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Where are the wrecks and ammunition in the North Sea? What dangers do they pose to people and the environment? What is the story behind them? We want to answer these questions.
Hundreds of ship and aircraft wrecks lie at the bottom of the North Sea, not least because of the two world wars. In addition, there are thousands of tonnes of conventional and chemical munitions dumped on the high seas or near the coast. The wrecks themselves, their cargoes and fuel tanks as well as the ammunition are both obstacles to shipping and sources of toxic substances as well as explosive objects. They therefore pose a threat to people and the environment, but also to so-called Blue Growth Operations, such as commercial and private shipping, tourism, aquaculture and the off-shore wind farms.
Where exactly do these dangers lurk? What effects on the environment have already been observed and what is the potential danger that the war legacies will pose to the flora and fauna of the North Sea in the future? We want to answer these and other questions together with scientists from almost all countries bordering the North Sea.
The problems of dumped ammunition, war wrecks and the resulting environmental pollution in the North Sea will be scientifically researched as well as politically and historically processed. To this end, we are working together across borders and on an interdisciplinary basis.
Future research results should allow for a concrete risk assessment of specific marine areas. This assessment can be used for regional, national and international environmental and economic policy issues. However, we also want to use the research results to support an awareness campaign. With the help of this campaign, the topic is to be anchored in society and politics and put on the agenda of political decision-makers.
To this end, a touring exhibition is being developed under the leadership of the DSM. The exhibition will be shown in several European cities. With this exhibition we want to bring the results of research as well as the topic of wrecks and ammunition remnants in the sea to the public. The travelling exhibition will then be integrated into the future semi-permanent exhibition at the DSM in Bremerhaven. Our aim is to provide a sustainable and long-lasting presence for the topic of decaying war wrecks and decomposing ammunition in the sea.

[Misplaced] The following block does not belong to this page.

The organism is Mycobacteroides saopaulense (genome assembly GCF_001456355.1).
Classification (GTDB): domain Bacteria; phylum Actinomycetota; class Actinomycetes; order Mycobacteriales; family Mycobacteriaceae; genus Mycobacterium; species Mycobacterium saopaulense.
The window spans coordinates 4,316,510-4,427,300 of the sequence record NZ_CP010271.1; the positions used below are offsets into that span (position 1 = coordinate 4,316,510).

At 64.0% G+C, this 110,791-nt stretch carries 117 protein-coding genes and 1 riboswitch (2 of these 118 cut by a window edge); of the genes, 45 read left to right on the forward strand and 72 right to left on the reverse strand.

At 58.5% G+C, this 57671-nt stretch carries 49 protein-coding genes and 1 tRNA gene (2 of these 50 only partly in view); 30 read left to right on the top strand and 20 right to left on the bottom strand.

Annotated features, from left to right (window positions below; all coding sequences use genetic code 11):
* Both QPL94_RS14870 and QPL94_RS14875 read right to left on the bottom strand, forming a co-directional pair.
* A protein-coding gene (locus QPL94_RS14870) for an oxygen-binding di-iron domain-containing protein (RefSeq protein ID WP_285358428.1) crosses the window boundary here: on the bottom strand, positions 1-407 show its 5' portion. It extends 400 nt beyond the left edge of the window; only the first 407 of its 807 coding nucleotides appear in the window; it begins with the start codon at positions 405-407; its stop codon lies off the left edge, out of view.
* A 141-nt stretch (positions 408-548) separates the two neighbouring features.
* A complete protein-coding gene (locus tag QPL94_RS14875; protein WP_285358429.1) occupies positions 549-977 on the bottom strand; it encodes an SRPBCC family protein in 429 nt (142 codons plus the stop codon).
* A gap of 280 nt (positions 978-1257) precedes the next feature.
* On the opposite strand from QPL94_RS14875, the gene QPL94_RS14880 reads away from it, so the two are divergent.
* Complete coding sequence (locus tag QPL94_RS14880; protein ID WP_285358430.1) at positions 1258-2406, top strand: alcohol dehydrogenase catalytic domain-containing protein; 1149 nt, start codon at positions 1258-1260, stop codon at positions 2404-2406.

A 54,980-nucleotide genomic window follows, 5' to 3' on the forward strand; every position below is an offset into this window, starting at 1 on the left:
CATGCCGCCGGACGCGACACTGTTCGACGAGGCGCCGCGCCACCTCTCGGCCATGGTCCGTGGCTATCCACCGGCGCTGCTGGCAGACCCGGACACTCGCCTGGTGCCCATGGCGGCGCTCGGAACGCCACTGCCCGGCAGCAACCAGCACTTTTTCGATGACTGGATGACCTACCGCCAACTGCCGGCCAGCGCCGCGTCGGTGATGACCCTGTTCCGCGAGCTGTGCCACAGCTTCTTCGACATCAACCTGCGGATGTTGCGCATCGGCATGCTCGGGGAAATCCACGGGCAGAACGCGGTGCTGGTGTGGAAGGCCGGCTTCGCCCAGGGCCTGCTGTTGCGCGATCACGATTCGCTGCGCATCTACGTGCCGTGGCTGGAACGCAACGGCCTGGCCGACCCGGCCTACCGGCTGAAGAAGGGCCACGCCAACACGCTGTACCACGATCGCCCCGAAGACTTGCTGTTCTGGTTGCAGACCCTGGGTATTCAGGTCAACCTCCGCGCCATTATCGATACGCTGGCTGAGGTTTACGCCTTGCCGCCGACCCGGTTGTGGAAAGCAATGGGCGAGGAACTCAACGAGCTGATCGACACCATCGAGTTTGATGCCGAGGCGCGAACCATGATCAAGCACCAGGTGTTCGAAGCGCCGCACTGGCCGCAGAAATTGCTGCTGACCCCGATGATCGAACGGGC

The "North Sea Wrecks" project has a budget of over 4 million euros and is supported by the EU through the Interreg programme. We coordinate it from Bremerhaven and enable a close cooperation of about 30 European project partners on several levels over a total period of 4 years.
Prof. Dr. Sunhild Kleingärtner (Project management)
Dr. Philipp Grassel (contact person and research assistant)
Dr. Sven Bergmann (contact person and project coordinator)
Alfred Wegener Institute Helmholtz Centre for Polar and Marine Research (Germany), Vlaams Instituut voor de Zee (Belgium), Aarhus University - Department of Geoscience (Denmark), Stichting NHL Stenden Hogeschool - Maritiem Instituut Willem Barentsz (The Netherlands), EGEOS GmbH (Germany), Periplus Consultancy BV (Netherlands), Forsvarets Forskningsinstitutt (Norway) and University Medical Center Schleswig-Holstein - Institute of Toxicology and Pharmacology (Germany).
MELUND Kiel (D); OSPAR London (international); EMODnet - Human Activities (European); DAIMON BSR Project (PL, Baltic Sea Region); Federal Ministry of Transport and Digital Infrastructure (D); Norwegian Coastal Administration (N); Ministry of Environment and Food (DK); Rijswaterstaat, Sea and Delta (NL); Flanders Heritage Agency (B); Västra Götaland, Regional Coordination Marine Spacial Plan (S); Swedish Defense Research Agency (S); Ministry of Education, Culture and Science, Agency for Cultural Heritage (NL); Antwerp Maritime Academy (BEL); Province of West-Flanders (BEL).
University of Southampton (UK); Bremerhaven City Council (D); Ministry of Defense (UK)
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